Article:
Tehelka‘s THiNK festival’s second edition began Friday morning 2 November with a session, The Personal is Political, featuring the powerful, astonishing Fawzia Koofi, running for the Afghan presidency in the elections in 2014, and the Guardian journalist Jason Burke.
Koofi’s biographical details are horrifying, left out by her mother in the sun to die because there can be few fates worse than being born a woman in Afghanistan. “I didn’t receive a very good welcome when I was born,” Koofi deadpanned, “but after that first day my mother made it up by giving me so much love.” Her husband, imprisoned by the Taliban, died of tuberculosis. Her father was shot at by the Mujahideen. Tehelka‘s managing editor, Shoma Chaudhury, who moderated the session, pointed out that Koofi, as a child, even “felt guilty because [she was] so focused on education at a time when people were dying around you.”
For Koofi though, and she is, of course, correct — her story is a story of success: “There are hundreds of thousands Afghan women whose stories are worse, whose stories end in failure.” Koofi’s success is transcending her background to become such an eloquent politician, holding onto an older idea of Afghanistan, before the horrors of the last 30 or so years, an Afghanistan in which women were in the parliament, in which they were educated and able to make their lives as they chose. Whatever Americans and their other coalition partners may like to think, Koofi says, Afghan history is about fighting for freedom, for sovereignty. In that spirit, she says, Afghans did think the coalition could have had had a positive effect, particularly for the lives of women, but that Iraq proved a distraction. “Afghanistan was second or third on the international agenda,” she adds.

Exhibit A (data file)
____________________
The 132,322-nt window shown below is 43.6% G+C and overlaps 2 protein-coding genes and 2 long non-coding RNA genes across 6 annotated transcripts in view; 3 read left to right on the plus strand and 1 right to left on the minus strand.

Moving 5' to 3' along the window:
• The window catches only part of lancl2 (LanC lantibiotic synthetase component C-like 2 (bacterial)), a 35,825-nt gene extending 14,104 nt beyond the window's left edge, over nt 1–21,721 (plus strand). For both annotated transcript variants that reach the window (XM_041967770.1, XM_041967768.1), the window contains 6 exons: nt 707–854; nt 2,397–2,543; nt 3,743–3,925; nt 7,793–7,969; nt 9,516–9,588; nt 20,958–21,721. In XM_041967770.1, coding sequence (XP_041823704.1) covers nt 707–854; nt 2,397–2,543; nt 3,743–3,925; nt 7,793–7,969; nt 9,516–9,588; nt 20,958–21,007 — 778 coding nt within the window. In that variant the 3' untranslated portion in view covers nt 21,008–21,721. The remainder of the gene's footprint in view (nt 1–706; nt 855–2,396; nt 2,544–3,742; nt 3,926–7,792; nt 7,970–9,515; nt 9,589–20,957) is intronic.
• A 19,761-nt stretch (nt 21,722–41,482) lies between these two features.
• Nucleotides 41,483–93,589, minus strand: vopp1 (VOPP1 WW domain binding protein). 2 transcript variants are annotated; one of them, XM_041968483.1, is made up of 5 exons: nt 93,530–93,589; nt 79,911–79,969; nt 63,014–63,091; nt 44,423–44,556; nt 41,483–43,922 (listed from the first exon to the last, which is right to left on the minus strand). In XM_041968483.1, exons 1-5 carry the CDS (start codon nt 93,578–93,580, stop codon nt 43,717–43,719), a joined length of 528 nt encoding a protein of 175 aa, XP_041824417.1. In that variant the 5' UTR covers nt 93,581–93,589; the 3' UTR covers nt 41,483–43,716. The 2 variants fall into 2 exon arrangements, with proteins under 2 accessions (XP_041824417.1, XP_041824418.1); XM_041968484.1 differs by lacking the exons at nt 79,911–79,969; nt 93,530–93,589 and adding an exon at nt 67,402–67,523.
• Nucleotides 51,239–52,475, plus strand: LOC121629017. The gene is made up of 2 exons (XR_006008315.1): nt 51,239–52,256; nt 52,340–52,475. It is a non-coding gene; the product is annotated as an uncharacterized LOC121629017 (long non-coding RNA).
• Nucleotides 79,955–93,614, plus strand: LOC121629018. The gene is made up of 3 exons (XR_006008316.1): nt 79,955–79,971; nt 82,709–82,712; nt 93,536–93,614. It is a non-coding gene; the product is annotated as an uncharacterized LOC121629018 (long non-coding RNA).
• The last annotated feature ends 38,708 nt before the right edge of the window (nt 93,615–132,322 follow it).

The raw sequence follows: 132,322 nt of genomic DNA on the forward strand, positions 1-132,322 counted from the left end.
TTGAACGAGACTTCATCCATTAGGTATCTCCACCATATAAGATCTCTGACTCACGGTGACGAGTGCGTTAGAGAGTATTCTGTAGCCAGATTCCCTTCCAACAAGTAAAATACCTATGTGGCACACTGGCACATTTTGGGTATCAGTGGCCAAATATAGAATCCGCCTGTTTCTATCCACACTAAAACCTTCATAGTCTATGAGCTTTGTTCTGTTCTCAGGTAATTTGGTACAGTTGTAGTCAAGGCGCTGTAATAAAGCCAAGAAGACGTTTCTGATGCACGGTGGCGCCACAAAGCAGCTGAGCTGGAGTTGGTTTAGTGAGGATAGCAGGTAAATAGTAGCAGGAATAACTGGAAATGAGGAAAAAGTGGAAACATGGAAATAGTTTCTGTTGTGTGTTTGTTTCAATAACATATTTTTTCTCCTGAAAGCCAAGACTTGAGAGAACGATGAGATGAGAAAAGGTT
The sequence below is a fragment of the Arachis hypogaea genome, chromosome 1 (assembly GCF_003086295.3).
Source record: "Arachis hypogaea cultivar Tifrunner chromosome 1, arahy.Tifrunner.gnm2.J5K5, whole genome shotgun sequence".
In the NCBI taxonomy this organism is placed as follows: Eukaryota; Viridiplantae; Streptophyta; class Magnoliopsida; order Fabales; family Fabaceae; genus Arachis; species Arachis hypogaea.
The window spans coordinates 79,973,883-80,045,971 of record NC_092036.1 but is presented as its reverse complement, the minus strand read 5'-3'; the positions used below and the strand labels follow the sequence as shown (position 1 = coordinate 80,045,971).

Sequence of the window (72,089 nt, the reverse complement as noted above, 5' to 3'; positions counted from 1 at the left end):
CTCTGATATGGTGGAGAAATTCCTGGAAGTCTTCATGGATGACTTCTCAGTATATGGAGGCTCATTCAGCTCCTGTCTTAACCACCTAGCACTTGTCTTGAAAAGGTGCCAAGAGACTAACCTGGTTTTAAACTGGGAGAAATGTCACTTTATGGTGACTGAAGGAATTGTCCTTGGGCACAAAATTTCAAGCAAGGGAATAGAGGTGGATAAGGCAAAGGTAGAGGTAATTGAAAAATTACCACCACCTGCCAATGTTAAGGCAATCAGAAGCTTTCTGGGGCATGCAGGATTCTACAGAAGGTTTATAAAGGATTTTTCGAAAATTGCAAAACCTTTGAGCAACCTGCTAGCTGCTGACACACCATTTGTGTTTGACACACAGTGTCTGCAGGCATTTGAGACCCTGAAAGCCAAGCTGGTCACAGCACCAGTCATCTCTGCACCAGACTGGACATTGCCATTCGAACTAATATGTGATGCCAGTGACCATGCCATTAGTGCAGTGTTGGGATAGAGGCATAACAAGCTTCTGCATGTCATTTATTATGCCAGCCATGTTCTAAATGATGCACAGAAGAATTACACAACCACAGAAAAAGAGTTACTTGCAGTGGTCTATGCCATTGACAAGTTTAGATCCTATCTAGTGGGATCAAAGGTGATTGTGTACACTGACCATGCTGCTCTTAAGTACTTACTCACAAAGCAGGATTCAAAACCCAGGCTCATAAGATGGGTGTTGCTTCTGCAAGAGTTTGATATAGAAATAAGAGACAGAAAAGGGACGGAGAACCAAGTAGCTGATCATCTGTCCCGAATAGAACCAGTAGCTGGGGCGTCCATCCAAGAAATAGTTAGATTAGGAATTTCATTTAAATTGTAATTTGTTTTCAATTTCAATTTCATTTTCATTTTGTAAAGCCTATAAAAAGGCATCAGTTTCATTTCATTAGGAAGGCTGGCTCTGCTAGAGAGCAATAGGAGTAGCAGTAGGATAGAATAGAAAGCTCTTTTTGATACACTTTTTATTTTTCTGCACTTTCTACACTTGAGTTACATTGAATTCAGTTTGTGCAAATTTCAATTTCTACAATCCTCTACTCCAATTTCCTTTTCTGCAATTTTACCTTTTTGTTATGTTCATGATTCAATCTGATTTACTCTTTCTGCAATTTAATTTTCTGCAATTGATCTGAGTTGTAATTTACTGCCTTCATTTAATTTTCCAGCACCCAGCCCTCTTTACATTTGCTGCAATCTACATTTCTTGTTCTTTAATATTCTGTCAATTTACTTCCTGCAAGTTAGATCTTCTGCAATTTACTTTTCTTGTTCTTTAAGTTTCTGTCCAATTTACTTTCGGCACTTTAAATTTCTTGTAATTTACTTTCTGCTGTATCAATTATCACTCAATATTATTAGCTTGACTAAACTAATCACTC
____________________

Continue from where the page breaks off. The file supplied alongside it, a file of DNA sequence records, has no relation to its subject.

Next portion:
Burke described, with some bemusement, the American military machine in action, the rapid construction of “shops selling Beyonce CDs and hot tamles.” What is to be said about such a collision, between the Americans and the Afghans? Where will it leave Afghanistan in the future? Burke is sure that the “inherent resilience of Afghan people will hold the place together,” that “the nightmare society won’t happen but the optimistic scenario won’t happen either.” He adds, though, that historians may look back on the American wars in both Afghanistan and Iraq, the hundreds of thousands dead and wonder what they were doing, about the “collective madness” of this last decade. Koofi is an example of how the future for Afghanistan may be brighter than Burke suggests. Koofi points out that the Taliban’s reign in Afghanistan was as much a foreign occupation as the American presence. Perhaps the best we can hope for Afghanistan is a break from foreign agendas, an opportunity for the people in that troubled, afflicted country to reconstruct their own future.